Oh, please. As a writer, I see that I have a responsibility to be fair in depicting cultures other than my own, but I can’t be afraid to go there. I probably will offend some people at some time.

As for American Heart, could you ask for better publicity?

Here’s the NPR account of what happened. 

Leave a comment.

Quotable

When a man knows he is to be hanged in a fortnight, it concentrates his mind wonderfully.

–Samuel Johnson

The Mortality Fallacy


No, this isn’t a spooky Halloween post. So why the tombstone? It’s because I want to rant about one of the most common errors people who should know better make when it comes to life expectancy.

How many times have you heard that a hundred years ago most people died–pick a number–before they were 45, 50, 60?  Yet maybe you had grandparents who lived into their 70s, and if you visit an old cemetery and look at the dates on tombstones, you’ll find lots of people who lived very long lives.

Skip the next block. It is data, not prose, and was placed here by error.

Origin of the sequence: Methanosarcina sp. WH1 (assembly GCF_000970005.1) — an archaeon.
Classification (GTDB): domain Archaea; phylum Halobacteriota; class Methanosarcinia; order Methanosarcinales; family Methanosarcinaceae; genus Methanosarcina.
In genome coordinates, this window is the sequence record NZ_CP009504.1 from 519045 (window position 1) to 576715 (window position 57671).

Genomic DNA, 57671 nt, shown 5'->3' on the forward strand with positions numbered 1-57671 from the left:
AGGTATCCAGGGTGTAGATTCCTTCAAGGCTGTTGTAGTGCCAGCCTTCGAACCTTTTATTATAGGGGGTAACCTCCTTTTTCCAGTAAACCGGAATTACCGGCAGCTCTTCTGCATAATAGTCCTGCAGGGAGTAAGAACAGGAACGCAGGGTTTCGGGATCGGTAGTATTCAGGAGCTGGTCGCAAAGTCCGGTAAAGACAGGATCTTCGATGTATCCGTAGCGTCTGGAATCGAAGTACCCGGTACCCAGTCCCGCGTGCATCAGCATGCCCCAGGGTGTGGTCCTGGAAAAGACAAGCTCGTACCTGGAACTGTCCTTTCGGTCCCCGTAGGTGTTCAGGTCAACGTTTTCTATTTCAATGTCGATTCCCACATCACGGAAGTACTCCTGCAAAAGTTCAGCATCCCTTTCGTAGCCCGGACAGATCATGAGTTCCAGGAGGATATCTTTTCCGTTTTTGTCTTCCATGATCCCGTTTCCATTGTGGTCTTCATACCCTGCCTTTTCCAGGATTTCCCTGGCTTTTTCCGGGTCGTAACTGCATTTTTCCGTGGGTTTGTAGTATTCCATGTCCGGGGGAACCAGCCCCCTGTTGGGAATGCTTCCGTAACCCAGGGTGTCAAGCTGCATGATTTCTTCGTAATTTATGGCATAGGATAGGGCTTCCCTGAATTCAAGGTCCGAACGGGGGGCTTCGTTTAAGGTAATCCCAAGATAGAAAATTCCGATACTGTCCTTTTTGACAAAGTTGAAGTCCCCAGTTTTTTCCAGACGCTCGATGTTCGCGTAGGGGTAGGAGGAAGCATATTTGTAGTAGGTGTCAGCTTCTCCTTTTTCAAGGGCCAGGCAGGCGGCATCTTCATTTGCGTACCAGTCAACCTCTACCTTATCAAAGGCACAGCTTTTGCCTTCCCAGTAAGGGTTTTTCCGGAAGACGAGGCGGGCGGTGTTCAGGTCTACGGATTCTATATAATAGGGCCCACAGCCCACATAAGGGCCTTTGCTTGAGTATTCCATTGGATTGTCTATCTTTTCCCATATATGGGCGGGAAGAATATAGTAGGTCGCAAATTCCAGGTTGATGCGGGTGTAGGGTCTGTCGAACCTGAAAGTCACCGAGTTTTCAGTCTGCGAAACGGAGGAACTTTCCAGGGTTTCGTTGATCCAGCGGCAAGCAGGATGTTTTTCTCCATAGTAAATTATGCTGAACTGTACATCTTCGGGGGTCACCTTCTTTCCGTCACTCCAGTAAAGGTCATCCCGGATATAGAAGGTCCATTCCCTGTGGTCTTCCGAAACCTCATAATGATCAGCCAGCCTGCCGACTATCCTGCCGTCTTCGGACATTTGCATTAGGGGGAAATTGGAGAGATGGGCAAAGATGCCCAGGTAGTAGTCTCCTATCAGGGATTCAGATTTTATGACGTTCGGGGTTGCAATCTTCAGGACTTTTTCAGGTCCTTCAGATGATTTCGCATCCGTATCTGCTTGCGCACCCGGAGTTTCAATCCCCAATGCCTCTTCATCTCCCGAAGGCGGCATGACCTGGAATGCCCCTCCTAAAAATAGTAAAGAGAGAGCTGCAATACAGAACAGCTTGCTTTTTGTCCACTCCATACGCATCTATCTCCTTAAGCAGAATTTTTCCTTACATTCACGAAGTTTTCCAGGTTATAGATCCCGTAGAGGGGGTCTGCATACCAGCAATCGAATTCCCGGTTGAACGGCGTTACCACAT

OK, I’m not disputing that Americans in the 21st century can expect to live longer than their counterparts in the 20th century. But there’s a popular fallacy about life expectancy. It has to do with looking at “average” life expectancy, something that was seriously skewed by high infant mortality rates in the past.

The best way to look at life expectancy is to take the view of actuarial tables, which look at it this way: in a given year, someone who’s 20 years old can expect to live another X years while someone who’s 40 years old can expect to live another Y years, etc.

So here’s what it looked like in 1900:

A baby born in 1900 could expect to live another 48 years. Does that mean most people died before age 50? No. This number reflects the high probability of the child dying in infancy or early childhood.

A child aged 10 in 1900 could expect to live another 50 years.

Someone aged 30 in 1900 could expect to live another 35 years.

(Statistics are from the National Bureau of Economic Research.)

Leave a comment.

Quotable

Those who do not want to imitate anything produce nothing.